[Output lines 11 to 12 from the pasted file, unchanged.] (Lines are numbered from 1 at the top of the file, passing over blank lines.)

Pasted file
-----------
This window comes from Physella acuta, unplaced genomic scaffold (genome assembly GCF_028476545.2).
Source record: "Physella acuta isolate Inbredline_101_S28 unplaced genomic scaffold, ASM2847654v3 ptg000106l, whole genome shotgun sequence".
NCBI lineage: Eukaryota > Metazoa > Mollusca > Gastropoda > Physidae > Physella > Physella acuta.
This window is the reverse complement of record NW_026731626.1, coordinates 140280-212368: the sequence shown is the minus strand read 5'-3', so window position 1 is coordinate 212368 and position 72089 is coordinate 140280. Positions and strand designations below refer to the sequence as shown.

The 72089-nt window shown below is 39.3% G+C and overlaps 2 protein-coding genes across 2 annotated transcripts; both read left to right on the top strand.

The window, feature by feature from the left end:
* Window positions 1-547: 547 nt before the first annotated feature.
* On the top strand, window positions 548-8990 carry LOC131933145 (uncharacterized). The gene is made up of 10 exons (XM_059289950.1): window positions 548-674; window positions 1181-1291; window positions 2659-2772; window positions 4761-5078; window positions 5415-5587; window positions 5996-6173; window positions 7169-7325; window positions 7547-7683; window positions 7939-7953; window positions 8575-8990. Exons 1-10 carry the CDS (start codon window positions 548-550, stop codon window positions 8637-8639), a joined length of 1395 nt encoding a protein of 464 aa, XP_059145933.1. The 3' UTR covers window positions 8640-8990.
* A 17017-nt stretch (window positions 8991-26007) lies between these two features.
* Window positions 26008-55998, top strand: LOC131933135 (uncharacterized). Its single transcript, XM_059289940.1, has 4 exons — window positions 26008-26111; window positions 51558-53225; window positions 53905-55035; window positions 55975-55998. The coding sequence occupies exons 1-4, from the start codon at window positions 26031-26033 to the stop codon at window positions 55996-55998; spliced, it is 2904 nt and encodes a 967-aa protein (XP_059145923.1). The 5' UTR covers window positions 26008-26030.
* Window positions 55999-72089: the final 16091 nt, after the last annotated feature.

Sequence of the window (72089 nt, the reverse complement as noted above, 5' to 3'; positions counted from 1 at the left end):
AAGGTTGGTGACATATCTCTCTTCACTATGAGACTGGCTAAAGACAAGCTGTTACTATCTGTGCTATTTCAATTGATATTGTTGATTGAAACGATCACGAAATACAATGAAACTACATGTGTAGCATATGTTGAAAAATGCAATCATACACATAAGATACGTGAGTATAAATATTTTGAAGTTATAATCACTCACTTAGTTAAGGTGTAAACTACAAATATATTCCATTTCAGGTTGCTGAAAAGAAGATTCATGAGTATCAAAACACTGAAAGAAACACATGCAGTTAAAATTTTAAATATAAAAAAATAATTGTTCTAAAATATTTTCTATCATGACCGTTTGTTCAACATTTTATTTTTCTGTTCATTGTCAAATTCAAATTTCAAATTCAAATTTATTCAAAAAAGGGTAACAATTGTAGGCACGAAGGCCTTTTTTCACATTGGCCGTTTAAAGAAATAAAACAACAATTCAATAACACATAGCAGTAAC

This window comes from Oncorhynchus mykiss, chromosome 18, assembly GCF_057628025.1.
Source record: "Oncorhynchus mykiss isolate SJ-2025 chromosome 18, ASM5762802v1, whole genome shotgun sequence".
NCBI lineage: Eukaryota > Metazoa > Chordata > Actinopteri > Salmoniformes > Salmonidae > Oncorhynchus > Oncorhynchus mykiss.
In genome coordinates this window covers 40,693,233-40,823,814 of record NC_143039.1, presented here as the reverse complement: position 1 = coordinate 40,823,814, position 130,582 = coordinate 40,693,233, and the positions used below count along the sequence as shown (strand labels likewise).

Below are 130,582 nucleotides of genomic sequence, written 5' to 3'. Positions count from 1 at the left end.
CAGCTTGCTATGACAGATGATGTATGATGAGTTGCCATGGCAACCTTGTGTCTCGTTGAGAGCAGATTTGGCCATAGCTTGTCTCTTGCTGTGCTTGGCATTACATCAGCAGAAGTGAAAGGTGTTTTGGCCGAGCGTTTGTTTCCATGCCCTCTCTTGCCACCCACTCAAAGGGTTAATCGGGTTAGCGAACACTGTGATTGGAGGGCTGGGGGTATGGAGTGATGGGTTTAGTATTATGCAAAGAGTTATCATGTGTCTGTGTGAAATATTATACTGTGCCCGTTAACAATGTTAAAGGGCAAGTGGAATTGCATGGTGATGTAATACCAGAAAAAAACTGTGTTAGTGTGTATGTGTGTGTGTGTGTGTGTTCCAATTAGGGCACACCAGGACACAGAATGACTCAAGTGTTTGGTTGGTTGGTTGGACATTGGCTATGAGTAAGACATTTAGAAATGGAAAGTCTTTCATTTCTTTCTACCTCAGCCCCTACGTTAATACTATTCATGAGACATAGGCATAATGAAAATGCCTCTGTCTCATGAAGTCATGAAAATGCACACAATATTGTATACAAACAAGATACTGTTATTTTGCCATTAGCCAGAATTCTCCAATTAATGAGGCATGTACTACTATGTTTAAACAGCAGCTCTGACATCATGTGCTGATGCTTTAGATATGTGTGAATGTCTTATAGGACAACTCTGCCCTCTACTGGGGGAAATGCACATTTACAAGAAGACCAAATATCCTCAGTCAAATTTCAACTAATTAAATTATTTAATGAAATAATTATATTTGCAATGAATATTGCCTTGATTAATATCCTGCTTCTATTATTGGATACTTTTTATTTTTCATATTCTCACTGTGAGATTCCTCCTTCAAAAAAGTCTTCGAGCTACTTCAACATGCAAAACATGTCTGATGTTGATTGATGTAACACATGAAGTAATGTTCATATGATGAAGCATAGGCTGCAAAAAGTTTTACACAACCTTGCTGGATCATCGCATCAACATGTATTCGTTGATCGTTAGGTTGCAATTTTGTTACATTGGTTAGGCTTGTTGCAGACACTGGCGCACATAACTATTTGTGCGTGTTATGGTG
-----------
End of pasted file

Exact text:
* Window positions 55999-72089: the final 16091 nt, after the last annotated feature.

Sequence of the window (72089 nt, the reverse complement as noted above, 5' to 3'; positions counted from 1 at the left end):